Daunting grammar

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Daunting grammar


Waterstone's MD James Daunt should be ashamed of banishing the apostrophe from the bookseller's name

In a desperate exercise of re-branding, Waterstone’s have decided to remove the apostrophe from their name. According to James Daunt, recently appointed managing director, “Waterstones [sic] without an apostrophe is, in a digital world of URLs and email addresses, a more versatile and practical spelling.”

This, of course, is arrant nonsense. The march of the digital world, as Daunt puts it, is no excuse for misuse of the English language. Indeed, in many ways, the digital world has given written English a new lease of life through the proliferation of blogs and online journals.

Waterstone’s decision screams of a scramble for credibility.  It’s rather like the middle-aged classical music fan who suddenly develops a taste for hip hop and trance in order to impress his kids. In doing so, he loses credibility amongst his peers

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  1. January 13, 2012

    Stephen Alexander

    Is this not simply a case of a company wanting the name on their shops to be the same as that in their online selling points URL?

    I think bad grammar for the sake of it or in an attempt to look cool should be condemned. In this case though the change seems to me to be wholly appropriate from a business perspective.

  2. January 13, 2012

    Simon Collinson

    The bookstore chain I work for here in Australia dropped its apostrophe a few years ago. The world didn’t end.

  3. January 14, 2012

    Timothy Blake

    I think this reaction is exaggerated. I am quite a pedant when it comes to language, and punctuation in particular, but does anyone who sees the shop name think that they are going to a shop run by Mr Waterstone? It’s just a name – like Boots or Harrods. Does Mr Skelton feel that these are unacceptable? They seem to have been around for quite some time without causing too much fuss.

  4. January 15, 2012


    Firstly, it’s a name. They could call themselves Wate%h”stoss@@@s and it wouldn’t really matter.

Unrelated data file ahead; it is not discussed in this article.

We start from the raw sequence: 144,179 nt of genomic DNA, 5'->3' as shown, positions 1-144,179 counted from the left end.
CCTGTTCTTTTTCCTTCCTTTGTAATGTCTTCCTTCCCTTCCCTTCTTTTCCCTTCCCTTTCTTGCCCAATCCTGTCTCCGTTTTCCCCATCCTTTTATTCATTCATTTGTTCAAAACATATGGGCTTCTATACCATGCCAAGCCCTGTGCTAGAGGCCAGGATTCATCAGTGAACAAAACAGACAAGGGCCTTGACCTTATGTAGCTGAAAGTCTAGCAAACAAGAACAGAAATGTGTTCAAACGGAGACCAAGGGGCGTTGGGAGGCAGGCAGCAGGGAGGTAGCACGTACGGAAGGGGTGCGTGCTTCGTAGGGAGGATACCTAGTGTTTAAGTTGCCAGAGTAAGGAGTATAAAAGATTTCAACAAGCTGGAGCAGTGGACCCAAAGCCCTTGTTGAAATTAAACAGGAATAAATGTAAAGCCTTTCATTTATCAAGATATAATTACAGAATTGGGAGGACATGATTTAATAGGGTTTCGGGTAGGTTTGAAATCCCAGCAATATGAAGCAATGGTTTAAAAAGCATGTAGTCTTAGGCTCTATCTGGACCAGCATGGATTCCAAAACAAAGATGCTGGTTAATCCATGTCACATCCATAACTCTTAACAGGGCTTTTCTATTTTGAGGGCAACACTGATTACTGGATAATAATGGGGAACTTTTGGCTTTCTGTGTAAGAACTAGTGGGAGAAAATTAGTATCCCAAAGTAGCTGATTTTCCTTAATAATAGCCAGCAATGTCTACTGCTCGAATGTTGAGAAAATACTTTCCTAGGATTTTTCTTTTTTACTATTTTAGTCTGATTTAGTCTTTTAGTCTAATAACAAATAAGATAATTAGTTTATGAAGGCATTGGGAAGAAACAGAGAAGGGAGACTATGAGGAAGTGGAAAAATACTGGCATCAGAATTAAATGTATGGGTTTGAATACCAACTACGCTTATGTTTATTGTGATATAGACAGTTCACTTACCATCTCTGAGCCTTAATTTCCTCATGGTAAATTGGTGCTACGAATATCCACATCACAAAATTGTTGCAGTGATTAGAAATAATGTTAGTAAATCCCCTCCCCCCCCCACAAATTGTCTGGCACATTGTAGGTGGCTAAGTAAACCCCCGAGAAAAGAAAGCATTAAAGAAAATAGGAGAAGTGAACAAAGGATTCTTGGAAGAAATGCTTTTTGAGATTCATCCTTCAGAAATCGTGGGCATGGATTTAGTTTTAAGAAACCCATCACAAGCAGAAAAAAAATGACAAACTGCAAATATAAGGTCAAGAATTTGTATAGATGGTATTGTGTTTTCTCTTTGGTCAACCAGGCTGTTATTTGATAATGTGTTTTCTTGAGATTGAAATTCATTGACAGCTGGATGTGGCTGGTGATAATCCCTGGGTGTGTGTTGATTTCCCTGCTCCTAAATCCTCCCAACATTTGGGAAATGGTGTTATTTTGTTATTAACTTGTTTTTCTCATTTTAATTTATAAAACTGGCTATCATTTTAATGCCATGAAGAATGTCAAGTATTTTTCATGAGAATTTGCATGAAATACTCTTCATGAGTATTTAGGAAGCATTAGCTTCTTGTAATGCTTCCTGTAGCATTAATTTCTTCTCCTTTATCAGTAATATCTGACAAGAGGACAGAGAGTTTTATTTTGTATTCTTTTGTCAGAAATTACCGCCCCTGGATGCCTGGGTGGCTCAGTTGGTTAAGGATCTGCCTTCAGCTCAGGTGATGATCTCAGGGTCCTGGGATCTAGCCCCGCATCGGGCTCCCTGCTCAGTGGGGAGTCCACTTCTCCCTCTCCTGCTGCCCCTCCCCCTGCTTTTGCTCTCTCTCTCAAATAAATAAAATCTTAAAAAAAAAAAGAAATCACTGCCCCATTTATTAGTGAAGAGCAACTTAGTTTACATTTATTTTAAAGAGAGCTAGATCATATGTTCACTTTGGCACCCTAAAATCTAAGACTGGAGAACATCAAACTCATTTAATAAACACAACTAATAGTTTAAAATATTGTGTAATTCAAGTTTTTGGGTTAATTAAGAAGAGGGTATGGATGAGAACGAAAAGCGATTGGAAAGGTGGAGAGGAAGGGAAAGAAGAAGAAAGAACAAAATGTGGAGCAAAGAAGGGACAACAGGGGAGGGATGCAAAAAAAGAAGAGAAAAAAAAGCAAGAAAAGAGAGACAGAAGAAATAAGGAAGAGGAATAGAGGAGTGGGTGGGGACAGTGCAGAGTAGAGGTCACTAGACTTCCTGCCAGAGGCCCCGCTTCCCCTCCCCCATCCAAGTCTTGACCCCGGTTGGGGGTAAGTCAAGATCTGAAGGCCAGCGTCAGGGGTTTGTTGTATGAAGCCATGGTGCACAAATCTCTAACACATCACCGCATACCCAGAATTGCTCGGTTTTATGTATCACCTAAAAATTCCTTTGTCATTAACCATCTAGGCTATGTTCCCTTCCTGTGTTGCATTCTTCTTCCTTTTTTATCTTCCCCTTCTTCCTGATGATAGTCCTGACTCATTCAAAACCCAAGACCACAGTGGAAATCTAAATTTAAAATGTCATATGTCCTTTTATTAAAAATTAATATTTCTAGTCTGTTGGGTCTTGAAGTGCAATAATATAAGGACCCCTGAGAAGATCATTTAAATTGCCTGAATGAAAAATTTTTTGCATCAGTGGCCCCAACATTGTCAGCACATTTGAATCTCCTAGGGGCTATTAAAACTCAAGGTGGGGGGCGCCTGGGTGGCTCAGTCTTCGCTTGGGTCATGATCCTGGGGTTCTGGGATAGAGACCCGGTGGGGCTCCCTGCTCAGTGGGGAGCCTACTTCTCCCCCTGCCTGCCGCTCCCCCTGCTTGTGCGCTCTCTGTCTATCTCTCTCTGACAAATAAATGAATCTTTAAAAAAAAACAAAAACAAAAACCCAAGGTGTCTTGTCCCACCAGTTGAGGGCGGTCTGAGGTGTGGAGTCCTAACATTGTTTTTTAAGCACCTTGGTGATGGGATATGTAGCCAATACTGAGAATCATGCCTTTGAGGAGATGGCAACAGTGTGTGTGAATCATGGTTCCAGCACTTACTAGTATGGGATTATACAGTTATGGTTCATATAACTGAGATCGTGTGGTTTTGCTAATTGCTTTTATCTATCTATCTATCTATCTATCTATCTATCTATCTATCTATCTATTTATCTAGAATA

Second, there are reasons why dropping the apostrophe makes at least some sense: I see for example that the web address for this magazine is not http://www.prospect magazine.co.uk for example as the space would play havoc with the URL. I hope we wouldn’t condemn Waterstone’s to having to accept http://www.waterstone's.com or @waterstone’s. Given the importance of the public presence of these last two, I think I can understand why they might want to align their name with them.

    Third, the English language is I think fortunate in not having a custodian. If we must have one, can we please not appoint a retail chain to the position?

    Fourth, if grammar becomes a mere albatross round our necks than an aid to understanding (I fail to see how the apostrophe either way), then it starts to become a hindrance rather than a help. My only worry now- and one which will not prevent me sleeping at night- is what the possessive form of Waterstones should be.

    Lastly, since when it is acceptable to use “don’t” in formal writing?

  5. January 17, 2012

    contessa kopashki

    all part of the process next will be

    - remove capital letters: waterstones
    - remove vowels: wtrstns
    - san serif font
    - rebrand in white with garish background colour
    - replace text with symbol

    by that time all books will be condensed down to 140 characters and only be available as an electronic download on a hand held device

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David Skelton is Deputy Director and Head of Research at Policy Exchange 

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